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The Slowworm's Song

Paperback / ISBN-13: 9781529354232

Price: £9.99

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Sunday Times


A profound and tender tale of guilt, the search for atonement and the hard, uncertain work of loving from the critically acclaimed author of Pure

An ex-soldier and recovering alcoholic living quietly in Somerset, Stephen Rose has just begun to form a bond with Maggie, the daughter he barely knows, when he receives a summons – to an inquiry in Belfast about an incident during the Troubles, which he hoped he had long outdistanced. Now, to testify about it could wreck his fragile relationship with Maggie. And if he loses her, he loses everything.

He decides instead to write her an account of his life – a confession, a defence, a love letter. Also a means of buying time. But as time runs out, the day comes when he must face again what happened in that distant summer of 1982.


‘Unique, visionary, a master at unmasking humanity’
Sarah Hall

‘A writer of very rare and outstanding gifts’
Independent on Sunday

‘A highly intelligent writer, both exciting and contemplative’
The Times

‘A wonderful storyteller’


A beautiful, lambent, timely novel that admits our worst capacities while insisting on accountability and our ability to improve. Andrew Miller is among those brave male writers steering a progressive course. Yet he remains, as ever, unique, visionary, a master at unmasking humanity
Sarah Hall
The theme is handled in a way that is bolder and more exquisitely menacing than anything he's done before . . . It's all real, and all fictional, gorgeously so. You read what might have been a perfectly commonplace story of failure and redemption with your pulse racing, all your senses awake . . . restrained, beautifully written
Elizabeth Lowry, Guardian
I spent the first half of The Slowworm's Song in a sort of ecstasy, marvelling at Miller's masterful characterisation; his confident evocation of army life and sensitive depiction of the Troubles; the nuanced exploration of alcoholism; the clean, well-made prose style studded with moments of descriptive beauty . . . Stephen is an unforgettable character, and Miller has pulled off the miraculous feat of sketching a full human life in a few hundred pages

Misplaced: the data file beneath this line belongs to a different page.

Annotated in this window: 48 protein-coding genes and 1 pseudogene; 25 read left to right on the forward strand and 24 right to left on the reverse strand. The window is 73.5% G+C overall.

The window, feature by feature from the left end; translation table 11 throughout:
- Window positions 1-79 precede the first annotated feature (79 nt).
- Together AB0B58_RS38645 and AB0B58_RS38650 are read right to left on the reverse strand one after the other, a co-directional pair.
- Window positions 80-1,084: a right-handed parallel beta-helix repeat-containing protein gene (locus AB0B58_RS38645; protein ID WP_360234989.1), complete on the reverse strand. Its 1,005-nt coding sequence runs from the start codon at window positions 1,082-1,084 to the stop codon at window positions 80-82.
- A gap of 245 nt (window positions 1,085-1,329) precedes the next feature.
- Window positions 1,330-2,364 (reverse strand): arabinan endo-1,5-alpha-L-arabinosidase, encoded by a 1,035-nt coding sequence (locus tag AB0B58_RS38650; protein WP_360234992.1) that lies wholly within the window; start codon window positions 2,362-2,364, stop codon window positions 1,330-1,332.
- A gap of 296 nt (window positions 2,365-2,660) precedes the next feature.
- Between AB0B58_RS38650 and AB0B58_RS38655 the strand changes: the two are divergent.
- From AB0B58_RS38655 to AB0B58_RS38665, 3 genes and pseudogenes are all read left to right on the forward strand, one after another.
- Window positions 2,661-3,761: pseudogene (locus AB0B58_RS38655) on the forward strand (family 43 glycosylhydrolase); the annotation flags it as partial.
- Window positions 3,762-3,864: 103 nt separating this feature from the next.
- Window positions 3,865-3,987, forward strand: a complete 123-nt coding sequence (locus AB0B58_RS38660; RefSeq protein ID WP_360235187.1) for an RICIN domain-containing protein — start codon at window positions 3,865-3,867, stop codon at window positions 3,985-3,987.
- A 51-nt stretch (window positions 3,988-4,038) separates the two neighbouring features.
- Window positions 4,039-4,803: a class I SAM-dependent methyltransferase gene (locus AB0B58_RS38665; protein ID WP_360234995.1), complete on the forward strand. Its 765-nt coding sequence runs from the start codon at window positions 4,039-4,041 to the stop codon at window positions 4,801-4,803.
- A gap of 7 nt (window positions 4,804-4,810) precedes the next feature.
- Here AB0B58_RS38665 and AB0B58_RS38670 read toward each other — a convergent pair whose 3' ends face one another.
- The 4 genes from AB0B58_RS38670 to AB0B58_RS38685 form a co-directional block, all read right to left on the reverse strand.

Claire Lowdon, Sunday Times
The focused interiority of Stephen's narration, together with the slowburning fuse of a plot, make for a quiet intensity that stretches the nerves . . . this empathic and artful novel is about both the mysteries we are to ourselves, and the power of speech
Stephanie Cross, Daily Mail
Gorgeously written . . . it approaches the Troubles from a unique angle . . . Since his debut, Ingenious Pain, Miller has shown a knack for historical immersion, and he continues to excel in it here
Ethan Croft, Literary Review
It's difficult not to be moved by Stephen's heartfelt words as he comes face to face with what happened in that 1982 summer
Belfast Telegraph
The multiple award-winning author of Pure returns with a tender, compelling and exquisitely written novel of extraordinary power . . . Exploring a brutal chapter in the unhappy and sometimes shameful history of Northern Ireland, this wonderful novel is also a story of atonement and redemption
Edward Argyle, Daily Express
Miller tackles big themes and weaves a profound and poignant tale about shame, trauma and the possibility of redemption
Lucy Popescu, Summer Reading, Tablet
A poignant and profound tale of a man seeking atonement
Joanne Finney, Good Housekeeping
Andrew Miller's gentle, beautifully crafted sentences belie the often brutal truths behind the narrative. The image of the slowworm, silent and sinister, finding its way into the precious earth, is set against a song of light and life that won't be silenced
Victoria Barry, Scotsman
A painful yet beautiful novel . . . Miller is a wonderful storyteller, as comfortable writing about the Napoleonic wars as the Troubles . . . In this novel, Stephen's reckoning may be extreme but his message is universal
Susie Mesure, Spectator
Andrew Miller is one of our finest writers. Few can match his sensitivity of touch, eye for telling detail and acute feel for setting . . . The passages describing Rose's military duty are impeccably researched and viscerally real
Peter Carty, i
The sections detailing Stephen's army life, and particularly those covering his tour of duty in Belfast, are excellent: immersive in their detail and atmosphere . . . [Miller] has sufficient decorum, talent and sensitivity to do justice to his delicate subject matter
Rob Doyle, Observer
His evocation of squaddie life rings absolutely true . . . It's deeply moving to see how this self-torturing individual gradually learns that he's surrounded by helpers, often in the unlikeliest of guises, while tiny flowers of grace spring up in stony places
Suzi Feay, Tablet
There is no easy resolution, and that is why The Slowworm's Song . . . is so affecting. It is about truth, objective or otherwise, and about the attempts of flawed human beings to live with it
Nicholas Clee, Times Literary Supplement
A stunning work of fiction, a beautifully written tale of conflict and family fracture . . . The Slowworm's Song is a sublime reminder of how a great novel can have such a deep impact
Martin Chilton, Independent
Moving and compassionate
Reader's Digest
It reads truer than memoir . . . A state-of-the-nation novel, in elegiac prose
New York Times Book Review
Expertly paced . . . as taut as a thriller . . . Miller, with his acute eye for detail and his practiced sense of timing, describes these Belfast streets and this soldier's experience so plainly and yet so evocatively that both become new again
Wall Street Journal